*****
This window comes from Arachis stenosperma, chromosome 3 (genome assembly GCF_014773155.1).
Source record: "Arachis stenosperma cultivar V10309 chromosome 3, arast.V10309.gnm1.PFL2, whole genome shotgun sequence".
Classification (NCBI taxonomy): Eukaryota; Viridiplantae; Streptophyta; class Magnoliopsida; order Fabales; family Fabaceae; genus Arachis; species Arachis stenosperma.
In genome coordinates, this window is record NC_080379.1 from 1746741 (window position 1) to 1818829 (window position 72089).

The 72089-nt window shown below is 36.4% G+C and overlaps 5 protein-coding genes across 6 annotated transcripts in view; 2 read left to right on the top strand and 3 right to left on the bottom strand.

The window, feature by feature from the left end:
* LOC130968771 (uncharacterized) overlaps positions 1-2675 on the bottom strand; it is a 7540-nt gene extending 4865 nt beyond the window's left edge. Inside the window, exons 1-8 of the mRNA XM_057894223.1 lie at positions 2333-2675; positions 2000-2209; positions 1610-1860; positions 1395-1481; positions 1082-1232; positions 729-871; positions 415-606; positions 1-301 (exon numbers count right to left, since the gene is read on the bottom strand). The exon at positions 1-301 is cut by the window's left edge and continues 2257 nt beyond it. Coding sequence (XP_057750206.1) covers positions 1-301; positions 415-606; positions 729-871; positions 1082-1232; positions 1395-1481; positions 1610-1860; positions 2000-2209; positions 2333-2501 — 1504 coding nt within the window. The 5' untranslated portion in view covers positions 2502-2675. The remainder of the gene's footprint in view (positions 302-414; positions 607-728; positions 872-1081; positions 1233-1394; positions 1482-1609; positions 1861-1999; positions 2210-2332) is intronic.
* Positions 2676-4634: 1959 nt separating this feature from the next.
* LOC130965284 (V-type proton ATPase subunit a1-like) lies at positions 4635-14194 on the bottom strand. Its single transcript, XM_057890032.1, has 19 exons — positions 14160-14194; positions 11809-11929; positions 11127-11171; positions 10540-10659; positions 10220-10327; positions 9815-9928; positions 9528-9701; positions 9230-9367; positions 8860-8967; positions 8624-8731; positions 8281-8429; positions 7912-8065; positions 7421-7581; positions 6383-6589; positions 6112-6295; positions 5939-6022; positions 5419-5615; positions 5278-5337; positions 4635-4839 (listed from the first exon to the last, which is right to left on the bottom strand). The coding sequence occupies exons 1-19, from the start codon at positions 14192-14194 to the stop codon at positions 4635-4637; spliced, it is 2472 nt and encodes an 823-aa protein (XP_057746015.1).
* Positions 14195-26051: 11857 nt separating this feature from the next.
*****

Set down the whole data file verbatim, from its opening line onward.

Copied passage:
This window comes from Arachis stenosperma, chromosome 3 (genome assembly GCF_014773155.1).
Source record: "Arachis stenosperma cultivar V10309 chromosome 3, arast.V10309.gnm1.PFL2, whole genome shotgun sequence".
Classification (NCBI taxonomy): Eukaryota; Viridiplantae; Streptophyta; class Magnoliopsida; order Fabales; family Fabaceae; genus Arachis; species Arachis stenosperma.
In genome coordinates, this window is record NC_080379.1 from 1746741 (window position 1) to 1818829 (window position 72089).

The 72089-nt window shown below is 36.4% G+C and overlaps 5 protein-coding genes across 6 annotated transcripts in view; 2 read left to right on the top strand and 3 right to left on the bottom strand.

The window, feature by feature from the left end:
* LOC130968771 (uncharacterized) overlaps positions 1-2675 on the bottom strand; it is a 7540-nt gene extending 4865 nt beyond the window's left edge. Inside the window, exons 1-8 of the mRNA XM_057894223.1 lie at positions 2333-2675; positions 2000-2209; positions 1610-1860; positions 1395-1481; positions 1082-1232; positions 729-871; positions 415-606; positions 1-301 (exon numbers count right to left, since the gene is read on the bottom strand). The exon at positions 1-301 is cut by the window's left edge and continues 2257 nt beyond it. Coding sequence (XP_057750206.1) covers positions 1-301; positions 415-606; positions 729-871; positions 1082-1232; positions 1395-1481; positions 1610-1860; positions 2000-2209; positions 2333-2501 — 1504 coding nt within the window. The 5' untranslated portion in view covers positions 2502-2675. The remainder of the gene's footprint in view (positions 302-414; positions 607-728; positions 872-1081; positions 1233-1394; positions 1482-1609; positions 1861-1999; positions 2210-2332) is intronic.
* Positions 2676-4634: 1959 nt separating this feature from the next.
* LOC130965284 (V-type proton ATPase subunit a1-like) lies at positions 4635-14194 on the bottom strand. Its single transcript, XM_057890032.1, has 19 exons — positions 14160-14194; positions 11809-11929; positions 11127-11171; positions 10540-10659; positions 10220-10327; positions 9815-9928; positions 9528-9701; positions 9230-9367; positions 8860-8967; positions 8624-8731; positions 8281-8429; positions 7912-8065; positions 7421-7581; positions 6383-6589; positions 6112-6295; positions 5939-6022; positions 5419-5615; positions 5278-5337; positions 4635-4839 (listed from the first exon to the last, which is right to left on the bottom strand). The coding sequence occupies exons 1-19, from the start codon at positions 14192-14194 to the stop codon at positions 4635-4637; spliced, it is 2472 nt and encodes an 823-aa protein (XP_057746015.1).
* Positions 14195-26051: 11857 nt separating this feature from the next.